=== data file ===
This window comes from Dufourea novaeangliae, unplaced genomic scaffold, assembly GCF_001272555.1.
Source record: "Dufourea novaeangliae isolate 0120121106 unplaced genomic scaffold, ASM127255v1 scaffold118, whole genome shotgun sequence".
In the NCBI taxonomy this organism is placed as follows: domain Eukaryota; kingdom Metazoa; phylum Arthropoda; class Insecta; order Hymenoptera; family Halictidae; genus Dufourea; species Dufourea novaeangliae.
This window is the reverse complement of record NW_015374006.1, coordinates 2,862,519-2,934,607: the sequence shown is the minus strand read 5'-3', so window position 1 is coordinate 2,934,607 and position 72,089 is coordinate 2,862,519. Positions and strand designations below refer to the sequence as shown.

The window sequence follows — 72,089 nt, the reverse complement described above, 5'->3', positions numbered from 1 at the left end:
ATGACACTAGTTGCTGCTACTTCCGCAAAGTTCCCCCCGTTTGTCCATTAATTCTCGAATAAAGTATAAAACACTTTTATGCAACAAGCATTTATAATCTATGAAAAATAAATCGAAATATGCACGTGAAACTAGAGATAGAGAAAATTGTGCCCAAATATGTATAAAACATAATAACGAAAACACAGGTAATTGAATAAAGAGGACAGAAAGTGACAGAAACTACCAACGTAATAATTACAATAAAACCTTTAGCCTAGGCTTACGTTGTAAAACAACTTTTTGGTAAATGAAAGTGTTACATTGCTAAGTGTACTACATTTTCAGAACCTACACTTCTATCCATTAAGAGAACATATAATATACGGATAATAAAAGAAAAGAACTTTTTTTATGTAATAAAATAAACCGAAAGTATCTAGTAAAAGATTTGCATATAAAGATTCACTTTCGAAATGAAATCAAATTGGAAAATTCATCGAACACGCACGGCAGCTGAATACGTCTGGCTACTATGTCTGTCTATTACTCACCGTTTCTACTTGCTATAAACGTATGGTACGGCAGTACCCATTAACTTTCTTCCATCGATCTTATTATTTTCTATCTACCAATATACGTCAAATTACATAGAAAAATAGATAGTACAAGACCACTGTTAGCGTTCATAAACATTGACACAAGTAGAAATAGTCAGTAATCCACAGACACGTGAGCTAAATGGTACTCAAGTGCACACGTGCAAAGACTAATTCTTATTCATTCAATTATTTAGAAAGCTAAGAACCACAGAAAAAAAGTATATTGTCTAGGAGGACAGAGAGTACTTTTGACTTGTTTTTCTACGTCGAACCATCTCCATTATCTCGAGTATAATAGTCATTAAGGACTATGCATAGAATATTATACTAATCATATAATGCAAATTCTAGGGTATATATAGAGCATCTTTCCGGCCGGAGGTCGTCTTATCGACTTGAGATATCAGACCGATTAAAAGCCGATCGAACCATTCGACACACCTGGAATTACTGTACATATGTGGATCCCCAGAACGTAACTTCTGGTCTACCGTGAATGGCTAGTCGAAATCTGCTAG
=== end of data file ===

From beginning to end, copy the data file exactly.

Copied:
This window comes from Dufourea novaeangliae, unplaced genomic scaffold, assembly GCF_001272555.1.
Source record: "Dufourea novaeangliae isolate 0120121106 unplaced genomic scaffold, ASM127255v1 scaffold118, whole genome shotgun sequence".
In the NCBI taxonomy this organism is placed as follows: domain Eukaryota; kingdom Metazoa; phylum Arthropoda; class Insecta; order Hymenoptera; family Halictidae; genus Dufourea; species Dufourea novaeangliae.
This window is the reverse complement of record NW_015374006.1, coordinates 2,862,519-2,934,607: the sequence shown is the minus strand read 5'-3', so window position 1 is coordinate 2,934,607 and position 72,089 is coordinate 2,862,519. Positions and strand designations below refer to the sequence as shown.

The window sequence follows — 72,089 nt, the reverse complement described above, 5'->3', positions numbered from 1 at the left end:
ATGACACTAGTTGCTGCTACTTCCGCAAAGTTCCCCCCGTTTGTCCATTAATTCTCGAATAAAGTATAAAACACTTTTATGCAACAAGCATTTATAATCTATGAAAAATAAATCGAAATATGCACGTGAAACTAGAGATAGAGAAAATTGTGCCCAAATATGTATAAAACATAATAACGAAAACACAGGTAATTGAATAAAGAGGACAGAAAGTGACAGAAACTACCAACGTAATAATTACAATAAAACCTTTAGCCTAGGCTTACGTTGTAAAACAACTTTTTGGTAAATGAAAGTGTTACATTGCTAAGTGTACTACATTTTCAGAACCTACACTTCTATCCATTAAGAGAACATATAATATACGGATAATAAAAGAAAAGAACTTTTTTTATGTAATAAAATAAACCGAAAGTATCTAGTAAAAGATTTGCATATAAAGATTCACTTTCGAAATGAAATCAAATTGGAAAATTCATCGAACACGCACGGCAGCTGAATACGTCTGGCTACTATGTCTGTCTATTACTCACCGTTTCTACTTGCTATAAACGTATGGTACGGCAGTACCCATTAACTTTCTTCCATCGATCTTATTATTTTCTATCTACCAATATACGTCAAATTACATAGAAAAATAGATAGTACAAGACCACTGTTAGCGTTCATAAACATTGACACAAGTAGAAATAGTCAGTAATCCACAGACACGTGAGCTAAATGGTACTCAAGTGCACACGTGCAAAGACTAATTCTTATTCATTCAATTATTTAGAAAGCTAAGAACCACAGAAAAAAAGTATATTGTCTAGGAGGACAGAGAGTACTTTTGACTTGTTTTTCTACGTCGAACCATCTCCATTATCTCGAGTATAATAGTCATTAAGGACTATGCATAGAATATTATACTAATCATATAATGCAAATTCTAGGGTATATATAGAGCATCTTTCCGGCCGGAGGTCGTCTTATCGACTTGAGATATCAGACCGATTAAAAGCCGATCGAACCATTCGACACACCTGGAATTACTGTACATATGTGGATCCCCAGAACGTAACTTCTGGTCTACCGTGAATGGCTAGTCGAAATCTGCTAG